UNITED BROTHERHOOD OF CARPENTERS v. DONNELL (2021)
United States Court of Appeals, Ninth Circuit.
UNITED BROTHERHOOD OF CARPENTERS, Plaintiff-Appellee, v. Daniel O'DONNELL, Defendant-Appellant.
Decided: January 05, 2021
Before: RAWLINSON and HUNSAKER, Circuit Judges, and ENGLAND,** Senior District Judge.
Catherine A. Highet, Catherine Highet, Portland, OR, for Counter-claimant - Appellant Charles Davant, IV, Attorney, Williams & Connolly LLP, Washington, DC, Daniel M. Shanley, Esquire, Attorney, DeCarlo & Shanley, Los Angeles, CA, for Third-party-defendant - Appellee
Defendant-Appellant Daniel O'Donnell appeals from the district court's determination that his due process rights under the Labor-Management Reporting and Disclosure Act of 1959, 29 U.S.C. § 401, et seq., (“LMRDA”) were not violated when he was terminated from his appointed position as a union business representative for Plaintiff-Appellee United Brotherhood of Carpenters (“UBC”) after serving as a juror on a three-member UBC internal trial committee.1 O'Donnell also contends that the UBC Constitution's prohibition against “causing dissension” was an unreasonable restriction on speech in the first place and therefore violated the LMRDA on that basis alone. We have jurisdiction under 28 U.S.C. § 1291, and we affirm.
As an appointed union officer, O'Donnell is not protected under the LMRDA for the loss of his position with the union. See USW Local 12-369 v. USW Int'l (Steel Workers), 728 F.3d 1107, 1116 (9th Cir. 2013). Nor can O'Donnell seek redress on grounds that his termination could have a “chilling effect on other union members.” The LMRDA confers standing to “bring a civil action in a district court” only on a “person whose rights secured by the provisions of [the LMRDA] have been infringed by any violation” thereof. 29 U.S.C. § 412. The LMRDA consequently confers no standing to sue based on the rights of others.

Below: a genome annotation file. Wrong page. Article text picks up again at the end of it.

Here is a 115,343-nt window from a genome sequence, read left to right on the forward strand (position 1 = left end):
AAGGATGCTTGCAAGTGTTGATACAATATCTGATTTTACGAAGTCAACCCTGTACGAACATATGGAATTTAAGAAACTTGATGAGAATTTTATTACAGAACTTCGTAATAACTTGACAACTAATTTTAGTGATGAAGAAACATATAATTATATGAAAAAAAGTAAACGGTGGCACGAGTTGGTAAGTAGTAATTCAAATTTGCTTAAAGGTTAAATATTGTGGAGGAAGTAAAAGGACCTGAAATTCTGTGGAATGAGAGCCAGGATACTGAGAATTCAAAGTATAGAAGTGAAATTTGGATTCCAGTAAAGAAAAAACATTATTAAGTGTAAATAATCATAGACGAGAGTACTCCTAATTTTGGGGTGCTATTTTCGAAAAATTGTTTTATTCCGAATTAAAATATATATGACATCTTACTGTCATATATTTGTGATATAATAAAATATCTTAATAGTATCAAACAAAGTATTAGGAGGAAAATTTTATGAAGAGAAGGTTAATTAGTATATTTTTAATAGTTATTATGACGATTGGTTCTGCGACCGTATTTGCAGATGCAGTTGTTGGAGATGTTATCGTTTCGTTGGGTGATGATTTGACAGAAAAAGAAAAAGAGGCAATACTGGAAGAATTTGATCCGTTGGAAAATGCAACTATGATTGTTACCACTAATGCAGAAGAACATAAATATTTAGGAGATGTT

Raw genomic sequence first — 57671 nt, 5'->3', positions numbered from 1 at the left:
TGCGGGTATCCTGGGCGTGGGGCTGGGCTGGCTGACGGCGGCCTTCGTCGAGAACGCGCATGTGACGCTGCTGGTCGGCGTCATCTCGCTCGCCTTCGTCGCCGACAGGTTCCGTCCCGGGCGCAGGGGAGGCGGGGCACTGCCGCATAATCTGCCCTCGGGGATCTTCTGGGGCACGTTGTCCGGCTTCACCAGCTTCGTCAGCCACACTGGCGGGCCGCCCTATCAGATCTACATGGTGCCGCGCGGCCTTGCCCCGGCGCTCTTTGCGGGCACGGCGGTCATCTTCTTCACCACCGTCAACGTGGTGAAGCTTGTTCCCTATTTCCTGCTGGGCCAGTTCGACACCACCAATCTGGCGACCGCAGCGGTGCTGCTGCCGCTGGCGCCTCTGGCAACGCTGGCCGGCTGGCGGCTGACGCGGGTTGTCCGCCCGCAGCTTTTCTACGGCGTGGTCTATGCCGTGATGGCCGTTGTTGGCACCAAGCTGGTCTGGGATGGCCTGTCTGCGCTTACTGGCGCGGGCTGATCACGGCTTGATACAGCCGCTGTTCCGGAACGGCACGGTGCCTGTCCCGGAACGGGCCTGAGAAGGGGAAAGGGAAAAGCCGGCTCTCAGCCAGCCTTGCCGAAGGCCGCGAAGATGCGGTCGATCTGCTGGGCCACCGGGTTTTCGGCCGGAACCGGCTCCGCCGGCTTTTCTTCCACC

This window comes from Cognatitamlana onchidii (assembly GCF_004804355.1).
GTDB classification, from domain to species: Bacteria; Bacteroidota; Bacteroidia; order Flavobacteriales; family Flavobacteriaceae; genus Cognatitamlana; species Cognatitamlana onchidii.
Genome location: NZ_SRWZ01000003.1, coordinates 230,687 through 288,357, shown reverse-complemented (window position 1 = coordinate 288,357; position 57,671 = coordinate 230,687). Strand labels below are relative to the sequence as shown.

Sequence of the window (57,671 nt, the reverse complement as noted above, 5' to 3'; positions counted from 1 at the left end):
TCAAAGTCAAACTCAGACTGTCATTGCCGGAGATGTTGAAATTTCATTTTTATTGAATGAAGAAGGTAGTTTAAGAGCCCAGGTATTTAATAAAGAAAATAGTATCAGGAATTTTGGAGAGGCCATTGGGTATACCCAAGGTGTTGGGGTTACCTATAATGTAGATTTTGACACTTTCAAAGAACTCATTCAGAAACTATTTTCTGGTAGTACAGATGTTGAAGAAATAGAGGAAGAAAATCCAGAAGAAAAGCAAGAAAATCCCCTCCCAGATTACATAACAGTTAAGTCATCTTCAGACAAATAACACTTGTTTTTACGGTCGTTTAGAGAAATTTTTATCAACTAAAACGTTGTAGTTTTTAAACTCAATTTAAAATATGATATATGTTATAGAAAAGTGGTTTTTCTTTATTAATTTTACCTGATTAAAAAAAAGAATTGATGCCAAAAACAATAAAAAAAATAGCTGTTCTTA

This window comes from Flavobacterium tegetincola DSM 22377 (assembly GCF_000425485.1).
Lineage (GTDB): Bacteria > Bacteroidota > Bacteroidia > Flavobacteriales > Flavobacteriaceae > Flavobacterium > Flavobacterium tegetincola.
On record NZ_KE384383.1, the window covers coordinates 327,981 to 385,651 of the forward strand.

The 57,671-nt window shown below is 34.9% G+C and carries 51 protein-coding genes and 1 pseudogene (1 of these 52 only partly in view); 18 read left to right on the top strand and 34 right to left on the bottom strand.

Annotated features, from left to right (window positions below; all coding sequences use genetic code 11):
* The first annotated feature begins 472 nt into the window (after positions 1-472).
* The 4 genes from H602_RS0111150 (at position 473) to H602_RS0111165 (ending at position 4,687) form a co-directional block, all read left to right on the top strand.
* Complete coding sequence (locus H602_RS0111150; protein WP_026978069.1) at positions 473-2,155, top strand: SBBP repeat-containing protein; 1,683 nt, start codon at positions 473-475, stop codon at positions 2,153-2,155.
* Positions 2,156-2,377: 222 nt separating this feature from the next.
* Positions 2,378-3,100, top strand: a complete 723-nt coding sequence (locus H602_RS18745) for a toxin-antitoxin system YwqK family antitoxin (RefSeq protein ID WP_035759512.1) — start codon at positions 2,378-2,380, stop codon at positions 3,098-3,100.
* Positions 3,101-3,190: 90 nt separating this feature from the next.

O'Donnell’s contention that he was terminated because of his “not guilty” vote is also unsupported by the record. Ample undisputed evidence supports the district court's findings that O'Donnell acted improperly in the course of the disciplinary proceedings independently of how he cast his vote.
Nor is O'Donnell’s challenge to the UBC's constitutional prohibition against “causing dissension” persuasive. The LMRDA “offers a considerably narrower protection to speech than does the First Amendment.” Massey v. Inland Boatmen's Union of Pac., 886 F.2d 1188, 1190 (9th Cir. 1989). Member “speech can be impaired by union rules if they are reasonable,” id., and rules prohibiting dissension are reasonable in the union context. See, e.g., Ferguson v. Int'l Ass'n of Bridge, Structural & Ornamental Iron Workers, 854 F.2d 1169, 1171, 1174 (9th Cir. 1988).
1. O'Donnell disagreed with the trial committee's majority decision that Phil Limon, the union member being prosecuted, had “caused dissension” within the union. Limon's related appeal, Southwest Regional Council of Carpenters, et al. v. Phil Limon, Case No. 19-56047, is being adjudicated concurrently with this matter.
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